In response to criticism from Madison’s Metro Transit users, the City of Madison began a proposal last year to implement a bus rapid transit system. Now, the city says the system will be implemented in five years.
According to Charles Kamp, the Metro Transit General Manager, many of the complaints with the current bus system is that the buses are too small and crowded, they don’t come frequently enough, and the ride takes too long. Kamp expressed that the goal of the rapid transit buses will be to minimize these complaints.
“The bus stops are going to be more spread out so the buses can make up time quickly,” Kamp said. “That might mean that people might have a little bit more of a walk, but the rapid buses will move much faster than normal buses to make up for that.”
To make the boarding process more efficient, Kamp said not only will the buses be longer and have more entrances, but they will also be building bus stations where passengers purchase their bus fare ahead of time.
Kamp said it will likely resemble train stations in Chicago where you purchase a ticket at a kiosk and board the bus without having to wait in line to swipe a bus pass.
Transportation committee discusses potential for new bus systemMonday, the Transportation Policy and Planning Board met to discuss the Bus Rapid Transit system with planning manager David Trowbridge Read…
There will be bus crew members who will occasionally walk around the buses to ensure that everyone has paid for their trip and no one is getting a free ride.
“When you get to the station there will be a 60-foot bus and you will have three doors to board on instead of one,” Kamp said. “You will already have purchased your bus fare at the station so now you don’t have to wait in line for people to swipe their cards and pay their fares. On a bus with three doors opening, people get on, the doors close, and the bus leaves. It’s a very significant improvement in travel time.”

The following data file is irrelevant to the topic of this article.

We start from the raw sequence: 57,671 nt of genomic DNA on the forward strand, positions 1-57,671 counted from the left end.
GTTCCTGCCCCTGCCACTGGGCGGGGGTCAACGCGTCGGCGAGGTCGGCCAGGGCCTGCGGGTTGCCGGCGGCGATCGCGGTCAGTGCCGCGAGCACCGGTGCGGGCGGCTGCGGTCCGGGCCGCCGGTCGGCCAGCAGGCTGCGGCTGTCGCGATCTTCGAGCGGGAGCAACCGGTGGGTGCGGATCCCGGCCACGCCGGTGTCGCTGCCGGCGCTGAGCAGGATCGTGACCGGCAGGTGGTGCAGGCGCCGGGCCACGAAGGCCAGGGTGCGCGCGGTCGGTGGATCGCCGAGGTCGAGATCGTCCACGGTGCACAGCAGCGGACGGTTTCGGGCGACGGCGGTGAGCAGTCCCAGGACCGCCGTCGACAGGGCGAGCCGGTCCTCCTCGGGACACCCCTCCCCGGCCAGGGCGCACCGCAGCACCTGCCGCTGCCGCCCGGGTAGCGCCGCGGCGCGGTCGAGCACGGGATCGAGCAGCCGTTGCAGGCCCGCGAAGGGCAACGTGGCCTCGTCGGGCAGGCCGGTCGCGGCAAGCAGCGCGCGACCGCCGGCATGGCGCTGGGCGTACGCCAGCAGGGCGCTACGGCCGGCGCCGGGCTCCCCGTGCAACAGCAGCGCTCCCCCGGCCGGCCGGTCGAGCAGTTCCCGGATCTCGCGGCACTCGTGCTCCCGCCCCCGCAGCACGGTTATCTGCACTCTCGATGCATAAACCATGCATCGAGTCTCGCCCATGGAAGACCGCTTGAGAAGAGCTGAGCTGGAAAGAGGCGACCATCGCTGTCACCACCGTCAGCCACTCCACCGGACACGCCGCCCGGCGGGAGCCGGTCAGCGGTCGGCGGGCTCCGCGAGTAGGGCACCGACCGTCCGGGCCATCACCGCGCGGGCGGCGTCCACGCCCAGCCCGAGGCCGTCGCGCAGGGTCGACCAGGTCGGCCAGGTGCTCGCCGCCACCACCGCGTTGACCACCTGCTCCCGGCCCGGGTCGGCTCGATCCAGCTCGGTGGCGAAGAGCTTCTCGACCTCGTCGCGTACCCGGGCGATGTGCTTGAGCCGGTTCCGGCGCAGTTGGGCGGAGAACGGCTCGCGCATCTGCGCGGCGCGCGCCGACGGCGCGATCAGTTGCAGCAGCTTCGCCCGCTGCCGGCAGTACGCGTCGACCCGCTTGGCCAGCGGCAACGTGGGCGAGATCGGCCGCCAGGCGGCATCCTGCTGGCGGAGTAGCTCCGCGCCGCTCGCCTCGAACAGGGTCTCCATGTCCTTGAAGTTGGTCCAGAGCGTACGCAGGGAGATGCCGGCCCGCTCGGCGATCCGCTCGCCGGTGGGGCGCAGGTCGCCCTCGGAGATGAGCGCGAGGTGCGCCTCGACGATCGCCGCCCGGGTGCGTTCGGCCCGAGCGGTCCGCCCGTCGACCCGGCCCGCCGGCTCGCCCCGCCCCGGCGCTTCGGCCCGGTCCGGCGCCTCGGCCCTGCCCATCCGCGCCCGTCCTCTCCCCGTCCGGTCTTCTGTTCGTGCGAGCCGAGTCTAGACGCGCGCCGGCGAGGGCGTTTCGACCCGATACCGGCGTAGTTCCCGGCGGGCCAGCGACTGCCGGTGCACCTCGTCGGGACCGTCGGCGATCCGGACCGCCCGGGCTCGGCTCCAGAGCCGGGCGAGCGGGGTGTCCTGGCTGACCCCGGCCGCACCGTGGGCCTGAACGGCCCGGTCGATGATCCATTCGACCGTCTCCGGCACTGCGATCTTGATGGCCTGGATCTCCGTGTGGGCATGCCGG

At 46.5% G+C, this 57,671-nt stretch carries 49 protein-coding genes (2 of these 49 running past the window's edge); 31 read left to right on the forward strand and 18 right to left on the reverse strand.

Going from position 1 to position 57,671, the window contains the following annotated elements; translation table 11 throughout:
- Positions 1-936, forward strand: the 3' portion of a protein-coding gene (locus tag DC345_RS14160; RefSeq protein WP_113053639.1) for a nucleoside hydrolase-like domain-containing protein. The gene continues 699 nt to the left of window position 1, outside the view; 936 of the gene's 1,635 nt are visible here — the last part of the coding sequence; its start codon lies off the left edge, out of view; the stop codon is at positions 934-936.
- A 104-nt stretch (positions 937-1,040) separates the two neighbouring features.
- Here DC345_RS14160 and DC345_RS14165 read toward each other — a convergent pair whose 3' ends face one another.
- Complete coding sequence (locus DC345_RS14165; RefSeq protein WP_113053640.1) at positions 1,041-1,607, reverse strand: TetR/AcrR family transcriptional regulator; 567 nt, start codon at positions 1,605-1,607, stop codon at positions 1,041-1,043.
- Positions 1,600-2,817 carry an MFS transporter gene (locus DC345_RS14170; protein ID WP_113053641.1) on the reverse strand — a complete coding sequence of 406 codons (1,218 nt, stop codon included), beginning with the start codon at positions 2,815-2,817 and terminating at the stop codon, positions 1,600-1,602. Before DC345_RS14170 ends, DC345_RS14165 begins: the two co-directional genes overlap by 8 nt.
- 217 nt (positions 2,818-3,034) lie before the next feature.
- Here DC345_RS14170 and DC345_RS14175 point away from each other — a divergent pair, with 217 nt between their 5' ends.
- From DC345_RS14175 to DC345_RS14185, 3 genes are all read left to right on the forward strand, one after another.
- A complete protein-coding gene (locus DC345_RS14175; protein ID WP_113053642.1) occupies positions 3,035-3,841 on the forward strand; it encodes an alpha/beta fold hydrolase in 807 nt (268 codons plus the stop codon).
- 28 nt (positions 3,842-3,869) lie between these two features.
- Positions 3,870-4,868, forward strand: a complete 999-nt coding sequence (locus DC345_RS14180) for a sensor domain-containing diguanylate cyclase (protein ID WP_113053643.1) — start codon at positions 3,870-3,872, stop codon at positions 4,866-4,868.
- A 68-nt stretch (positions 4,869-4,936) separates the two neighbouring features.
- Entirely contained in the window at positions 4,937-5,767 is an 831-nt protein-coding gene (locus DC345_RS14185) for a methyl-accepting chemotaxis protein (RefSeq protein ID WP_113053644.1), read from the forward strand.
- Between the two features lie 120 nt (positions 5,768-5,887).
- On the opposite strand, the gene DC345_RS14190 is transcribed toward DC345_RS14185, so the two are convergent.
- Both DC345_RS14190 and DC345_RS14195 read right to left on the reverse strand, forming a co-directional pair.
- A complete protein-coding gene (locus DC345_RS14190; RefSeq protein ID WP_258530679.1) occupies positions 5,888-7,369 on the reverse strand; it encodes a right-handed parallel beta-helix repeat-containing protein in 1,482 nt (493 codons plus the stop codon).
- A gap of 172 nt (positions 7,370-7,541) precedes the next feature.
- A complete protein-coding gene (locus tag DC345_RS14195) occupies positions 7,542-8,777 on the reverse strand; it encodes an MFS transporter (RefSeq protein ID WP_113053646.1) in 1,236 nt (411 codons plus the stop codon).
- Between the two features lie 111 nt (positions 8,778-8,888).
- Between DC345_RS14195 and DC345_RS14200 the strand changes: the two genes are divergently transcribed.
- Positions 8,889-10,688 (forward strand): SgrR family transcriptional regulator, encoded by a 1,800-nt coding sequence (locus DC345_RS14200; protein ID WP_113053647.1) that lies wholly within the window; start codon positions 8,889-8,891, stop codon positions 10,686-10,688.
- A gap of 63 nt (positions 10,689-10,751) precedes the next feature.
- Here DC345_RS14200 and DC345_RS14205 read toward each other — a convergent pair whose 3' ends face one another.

According to Kamp, the rapid transit buses will also run more efficiently due to dedicated bus lanes that are planned to be implemented. The bus lanes will be strictly dedicated to these rapid transit buses and they will also give priority to rapid transit buses at intersections, meaning that they will no longer have to wait for red lights.
But with these extensive plans to create new lanes throughout Madison, buy larger buses, and build new bus stations, there comes a hefty price.
“The cost estimate is being worked on right now,” Kamp said. “Depending on where exactly the bus system extends to, it’s probably going to be around 100-120 million dollars to buy the buses, make dedicated lanes and make the stations.”
But Kamp said the federal government has prioritized the bus rapid transit and is likely to fund up to 80% of this project because in communities like Madison, it’s a very cost-effective way to move large numbers of people.
Kamp said they will also be relying on their partners, such as the University of Wisconsin, for some of the funding.
David Trowbridge, the planning manager for the Department of Planning and Community and Economic Development, said that the city is counting on receiving the majority of funding from the federal government.
“We have to put in an application to the federal government for our funding, but we feel pretty confident in our numbers that we’d get it,” Trowbridge said.
Kamp and Trowbridge both confirmed that the project is planned to be completed sometime between 2023 and 2024 if they are granted the funding that is necessary.
Kamp believes the bus rapid transit system will not only be beneficial to students and those living directly in the city, but also to minorities who live on the outskirts of Madison.
“Unlike places like Detroit and Chicago where the wealth is in the suburbs, Madison has a very strong downtown and a lot of individuals of color live on the periphery and can’t get to jobs in the city,” Kamp said. “The bus rapid transit system will get the people living on the periphery to and from their jobs faster.”
Bus Rapid Transit seeks to advance inclusivity in Madison public transportationFor Denise Jess, the CEO and executive director of the Wisconsin Council of the Blind and Visually Impaired, navigating Madison’s Read…
Kamp and Trowbridge also agreed that the bus rapid transit system will help eliminate some of the environmental issues that the city of Madison is facing such as car emissions.
Kamp estimated “for every 40 rapid transit customers, there will be 30 who are taking their cars off the road to ride the bus instead,” which would reduce emissions.
Above all else, Kamp and Trowbridge said this project would be an extremely constructive way to spend government funding and would benefit everyone in the city of Madison.
“Highways and parking lots are simply inefficient uses of land area,” Kamp said. “Bus rapid transit makes the best use of space. It causes a community to be more livable and healthier and I think that’s what the government would want for our city.”